Prompted by concerns for proposed future redevelopment plans for the former Battelle Memorial Institute Seattle Research Center (now Talaris Conference Center, 4000 NE 41st St) in Seattle’s Laurelhurst neighborhood, the Friends of Battelle/Talaris (FOBT), a grassroots community group, formed in early 2012 to advocate for the property's preservation and to produce a landmark nomination report. The 18-acre property has been owned by 4000 Property LLC (a holding company for Bruce McCaw, Telecom multimillionaire) since 2000. The group submitted a landmark nomination to the Seattle Historic Preservation Program in spring 2013. In Seattle, owner consent is not required before a nomination is submitted. The property was designated a landmark by the Seattle Landmarks Preservation Board in a unanimous vote on November 6, 2013.

Post World War II Collaboration: Robert Billsbrough Price, the American Plywood Association, and Prototype School Designs

By Caroline T. Swope

This article explores the collaboration between the Tacoma, Washington based Douglas Fir Plywood Association and Tacoma architect Robert Billsbrough Price that resulted in Henry F. Hunt Junior High School (1958) and Nell Hoyt Primary School (1959).[1] Both schools served as national prototypes for post-World War II plywood construction, and their designs were widely showcased in national and international publications with significant accolades for design, low cost, and short construction times.

The First Presbyterian Church of Stamford

"It’s like living inside a giant sapphire"

In the early 1950’s, the building committee of the First Presbyterian Church in Stamford, CT was evaluating where to put a typical white-steeple New England church on their vacant 11-acre campus. A member of the committee had just returned from a business trip in Michigan. There he saw a church in Midland designed by Alden Dow, a modernist architect. The committee’s dialogue changed in mid-stream. The result was a exemplary, modernist sacred space designed by Wallace K. Harrison.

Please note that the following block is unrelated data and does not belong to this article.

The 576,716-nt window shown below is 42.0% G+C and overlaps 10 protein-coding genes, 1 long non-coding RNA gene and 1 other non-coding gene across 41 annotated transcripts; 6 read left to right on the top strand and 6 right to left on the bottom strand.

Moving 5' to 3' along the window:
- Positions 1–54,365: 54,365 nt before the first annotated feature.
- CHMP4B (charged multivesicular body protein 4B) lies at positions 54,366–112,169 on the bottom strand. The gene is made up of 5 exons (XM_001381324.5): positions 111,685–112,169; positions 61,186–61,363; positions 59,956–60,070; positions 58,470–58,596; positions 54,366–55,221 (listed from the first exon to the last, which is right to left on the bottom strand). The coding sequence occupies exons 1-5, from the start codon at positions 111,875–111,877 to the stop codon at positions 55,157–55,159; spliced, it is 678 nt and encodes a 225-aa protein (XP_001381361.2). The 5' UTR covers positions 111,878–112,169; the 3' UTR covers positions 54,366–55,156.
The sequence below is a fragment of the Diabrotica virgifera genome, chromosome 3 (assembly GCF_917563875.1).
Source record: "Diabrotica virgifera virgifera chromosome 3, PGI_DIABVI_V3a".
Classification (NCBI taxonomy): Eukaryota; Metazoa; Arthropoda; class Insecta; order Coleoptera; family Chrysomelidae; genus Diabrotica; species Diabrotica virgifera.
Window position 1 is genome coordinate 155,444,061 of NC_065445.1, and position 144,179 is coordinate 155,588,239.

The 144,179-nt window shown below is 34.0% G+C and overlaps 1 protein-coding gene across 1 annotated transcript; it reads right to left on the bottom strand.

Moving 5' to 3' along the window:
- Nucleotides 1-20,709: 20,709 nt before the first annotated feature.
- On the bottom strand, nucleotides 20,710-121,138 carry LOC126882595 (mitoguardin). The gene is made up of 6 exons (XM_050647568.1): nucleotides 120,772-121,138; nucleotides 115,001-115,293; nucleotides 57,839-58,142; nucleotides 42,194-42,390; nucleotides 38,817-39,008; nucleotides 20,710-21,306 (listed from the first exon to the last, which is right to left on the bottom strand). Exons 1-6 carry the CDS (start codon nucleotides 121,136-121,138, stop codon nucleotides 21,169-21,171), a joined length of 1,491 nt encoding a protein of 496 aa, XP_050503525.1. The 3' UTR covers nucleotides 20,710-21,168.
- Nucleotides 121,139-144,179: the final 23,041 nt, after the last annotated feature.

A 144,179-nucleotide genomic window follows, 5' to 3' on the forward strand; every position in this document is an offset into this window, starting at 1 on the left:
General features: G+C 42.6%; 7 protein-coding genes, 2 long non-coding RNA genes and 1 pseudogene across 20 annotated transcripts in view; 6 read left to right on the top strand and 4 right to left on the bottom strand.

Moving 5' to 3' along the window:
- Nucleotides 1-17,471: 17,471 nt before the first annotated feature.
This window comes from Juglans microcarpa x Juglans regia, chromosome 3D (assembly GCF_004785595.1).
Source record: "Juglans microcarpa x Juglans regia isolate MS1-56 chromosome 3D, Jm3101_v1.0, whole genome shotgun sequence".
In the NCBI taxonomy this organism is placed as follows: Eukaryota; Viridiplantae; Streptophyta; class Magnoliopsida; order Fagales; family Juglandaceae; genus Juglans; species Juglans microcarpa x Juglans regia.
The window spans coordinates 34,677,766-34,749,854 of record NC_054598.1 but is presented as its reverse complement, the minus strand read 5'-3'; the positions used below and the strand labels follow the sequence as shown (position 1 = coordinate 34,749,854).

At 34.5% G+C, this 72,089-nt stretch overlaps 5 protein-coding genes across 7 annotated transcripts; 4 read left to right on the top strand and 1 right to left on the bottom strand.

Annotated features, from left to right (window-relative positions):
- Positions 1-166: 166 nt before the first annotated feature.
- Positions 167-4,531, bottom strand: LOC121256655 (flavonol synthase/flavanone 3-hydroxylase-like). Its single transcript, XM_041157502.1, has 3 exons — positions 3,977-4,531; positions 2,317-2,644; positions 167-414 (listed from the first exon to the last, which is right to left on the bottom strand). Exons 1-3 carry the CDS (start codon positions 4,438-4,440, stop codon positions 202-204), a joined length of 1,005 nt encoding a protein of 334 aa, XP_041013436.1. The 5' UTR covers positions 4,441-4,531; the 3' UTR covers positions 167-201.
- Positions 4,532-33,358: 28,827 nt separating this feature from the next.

Abramovitz’s Temple Beth Zion "Cupcake" Synagogue

By: Sarah Sher

Synagogues can be found in all shapes, sizes, and styles in many places around the world. Jewish communities have historically adopted popular architectural styles to build their places of worship, and this remains the case to this day. Numerous prominent modern synagogues can be found across the United States designed by well known modern architects, including Frank Lloyd Wright, Louis Kahn, Minoru Yamaski, and Marcel Breuer.

As I am partial to both the city of Buffalo and mid-century modern uses of exposed concrete I want to focus special attention on Temple Beth Zion, designed by Max Abramovitz, located in the Delaware District of Buffalo, New York.

Saint Martin’s Evangelical Lutheran Church: Modernity and Continuity

By: Jason John Paul Haskins, Assoc. AIA, LEED BD+C

Robert Mather brought an impressive Modernist pedigree to the design of St. Martin’s Evangelical Lutheran Church in Austin, Texas (1958-1960). This Mid-century abstraction of the primitive Christian basilica represents a synthesis of international movements in architecture and liturgy uncovering archetypal models of inhabitation and ritual. The church will be featured on the upcoming tour “Modernity and Continuity in Austin's Religious Architecture” during the Society of Architectural Historians Annual Conference in Austin, Texas, April 9-13, 2014.
 

Paul Rudolph’s Shoreline Apartments in Buffalo, NY Face an Imminent Threat

By: Barbara A. Campagna, FAIA, LEED AP BD+C

Paul Rudolph’s Shoreline Apartments, a 1974 complex of low-income housing which occupies 9.5 acres on the edge of downtown Buffalo, is facing the first of several projected phases of “upgrades” which call for demolition of currently unoccupied Rudolph-designed units and replacement with suburban like townhouses.
 
Photo: Shoreline Apartments. Side Elevation of a Rudolph-designed unit facing 7th Street. Credit: Barbara A. Campagna.